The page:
Luftrausers Review Screenshot

High The music kicking into high gear as the dreaded blimp pokes through the clouds.

Low Going from full health to stone dead in approximately four nanoseconds.

WTF Some of the unlockable color schemes are seemingly designed for the sole purpose of making eyeballs bleed.

Luftrausers doesn't mess around getting to the point.

The player's aircraft launches from a carrier in the middle of the ocean with one objective—to blast the hell out of anything unfortunate enough to be in the general vicinity. Whether it's gunships, battleships, dogfighters, blimps or submarines that get in the way, it's all fair game to this airborne homicidal maniac as it spits bullets and bombs with reckless abandon.

The plucky airship's controls are elegant. Left and right will aim its metal snout, then another button engages thrust to blast it towards wherever it's pointing. The neat thing about this setup is that it allows for some rather fancy manoeuvres like stalling the engine to spin around and dispense death while throwing off enemy firing trajectories at the same time.

The feel of Luftrausers is excellent when shearing between laser blasts and praying that an errant projectile doesn't blow the ship to hell. It's exhilarating stuff, as is the fact that the ship can essentially defy all known laws of physics. If barrelling into the sea is the only way to avoid a barrage of gunfire, that's entirely possible.

Given how hectic everything can get onscreen, a single blow wiping out the aircraft would render the game unplayable. Thankfully, the ship can take a bit of a pounding before going up in flames, and can also heal itself as long it isn't attacking. This risk/reward system is both obvious and well-implemented, so knowing when to press forward with guns blazing and when to beat a hasty retreat is key to victory.

While Vlambeer has nailed how Luftrausers feels, the overall design doesn't quite stand up, often seeming slightly incoherent.

For example, my best score didn't come through any degree of skill on my part, the game just hurled countless waves of cannon fodder at me, leading to my kill multiplier going through the roof. Taking on larger enemies runs the risk of vaporizing both the player's ship and the score multiplier, so this swarm of low-risk adversaries helped me obliterate my old high score in the most circumstantial manner possible. It also destroyed my interest in taking the score attack seriously.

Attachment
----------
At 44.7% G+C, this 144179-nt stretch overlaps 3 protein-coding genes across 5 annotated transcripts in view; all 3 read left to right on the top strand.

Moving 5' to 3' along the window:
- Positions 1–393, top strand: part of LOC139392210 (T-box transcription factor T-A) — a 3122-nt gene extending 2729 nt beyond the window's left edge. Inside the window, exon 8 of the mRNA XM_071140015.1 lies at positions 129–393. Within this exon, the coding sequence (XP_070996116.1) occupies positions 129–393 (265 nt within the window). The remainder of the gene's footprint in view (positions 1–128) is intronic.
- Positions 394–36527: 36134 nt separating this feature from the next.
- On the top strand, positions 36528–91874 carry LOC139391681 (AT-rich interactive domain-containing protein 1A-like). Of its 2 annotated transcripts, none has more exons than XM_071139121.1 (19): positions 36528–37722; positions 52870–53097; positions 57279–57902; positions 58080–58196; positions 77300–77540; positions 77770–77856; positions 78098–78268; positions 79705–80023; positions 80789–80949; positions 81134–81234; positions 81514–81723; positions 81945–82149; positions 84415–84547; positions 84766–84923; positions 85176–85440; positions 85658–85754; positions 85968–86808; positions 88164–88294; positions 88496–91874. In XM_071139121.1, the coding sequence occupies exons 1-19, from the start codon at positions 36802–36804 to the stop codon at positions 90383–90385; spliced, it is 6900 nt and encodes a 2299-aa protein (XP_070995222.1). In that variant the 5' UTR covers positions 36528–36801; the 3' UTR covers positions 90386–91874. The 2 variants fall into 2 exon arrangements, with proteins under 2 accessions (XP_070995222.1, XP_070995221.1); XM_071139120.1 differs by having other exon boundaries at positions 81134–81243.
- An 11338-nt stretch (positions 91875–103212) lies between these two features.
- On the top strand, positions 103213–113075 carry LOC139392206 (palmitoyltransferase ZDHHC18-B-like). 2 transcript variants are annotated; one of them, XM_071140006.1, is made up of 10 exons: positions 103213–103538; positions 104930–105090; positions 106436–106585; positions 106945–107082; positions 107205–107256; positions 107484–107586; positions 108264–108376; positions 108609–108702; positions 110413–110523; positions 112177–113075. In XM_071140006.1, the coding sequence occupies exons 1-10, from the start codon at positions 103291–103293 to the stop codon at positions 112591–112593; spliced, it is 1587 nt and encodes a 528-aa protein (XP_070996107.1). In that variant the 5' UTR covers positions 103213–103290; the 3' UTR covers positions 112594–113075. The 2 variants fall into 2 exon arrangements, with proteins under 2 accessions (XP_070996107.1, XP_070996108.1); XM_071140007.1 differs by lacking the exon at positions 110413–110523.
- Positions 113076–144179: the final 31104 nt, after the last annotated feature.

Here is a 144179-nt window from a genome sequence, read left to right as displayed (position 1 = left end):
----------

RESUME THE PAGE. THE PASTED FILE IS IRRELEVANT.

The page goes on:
Another issue is that the player's visibility is limited to what's on screen, but that doesn't prevent off-screen projectiles from flying in. After a while these unpredictable streams of doom became increasingly annoying, and my general reaction at getting caught out in this manner went from ‘oh man, they got me' to ‘bugger this', culminating at the point where I'd just shrug my shoulders after going from full health to stone dead in less than a nanosecond.

Luftrausers is a great pick-up-and-play game in the short term, with most sessions providing a few minutes of entertainment before culminating in a bloody ship-shattering climax. The experience does wear thin over time, though, and can be a source of genuine irritation thanks to instant obliterations and the game's fickle enemy-spawning system. It's solid in small doses, but lacks the structural integrity to make it truly special. Rating: 6.5 out of 10

Disclosures: This game was obtained via publisher and reviewed on the PC. Approximately 6 hours of play were devoted to the single-player mode, and the game is impossible to complete. There are no multiplayer modes.

Parents: According to the ESRB, this game contains: mild fantasy violence. And a great big grinning skull whenever the nuke goes off. Brr.

Deaf & Hard of Hearing: Very little of the game relies on its sound, which emphasizes the soundtrack over audio cues. No real problems here.

Darren Forman

Darren Forman

Spawned in the wilds of Scotland like some random MMORPG enemy whose sole purpose is to be hunted down and slaughtered for loot, young Darren spent the first fifty years of life eating bark and bears alike in a desperate bid to survive the elements.

The chance discovery of a muddy, burnt out copy of '50 Shades of Grey' in a hunting pit gave him an appreciation for complex plots, characters and overarching narrative, and the unexpected gift of a Spectrum 48k allowed him to indulge in these newfound sensibilities with intelligent, highbrow games such as 'flee from the badly animated spinning turquoise dolphins' or 'avoid the deadly glowing bricks of doom'.

The fusion of both these interests finally culminated with Darren teaching himself how to write by basically guessing at what words might look like when jotted down on paper as opposed to being howled inarticulately at the skies.

Now others occasionally get to read his scribblings. Lucky them.
Darren Forman

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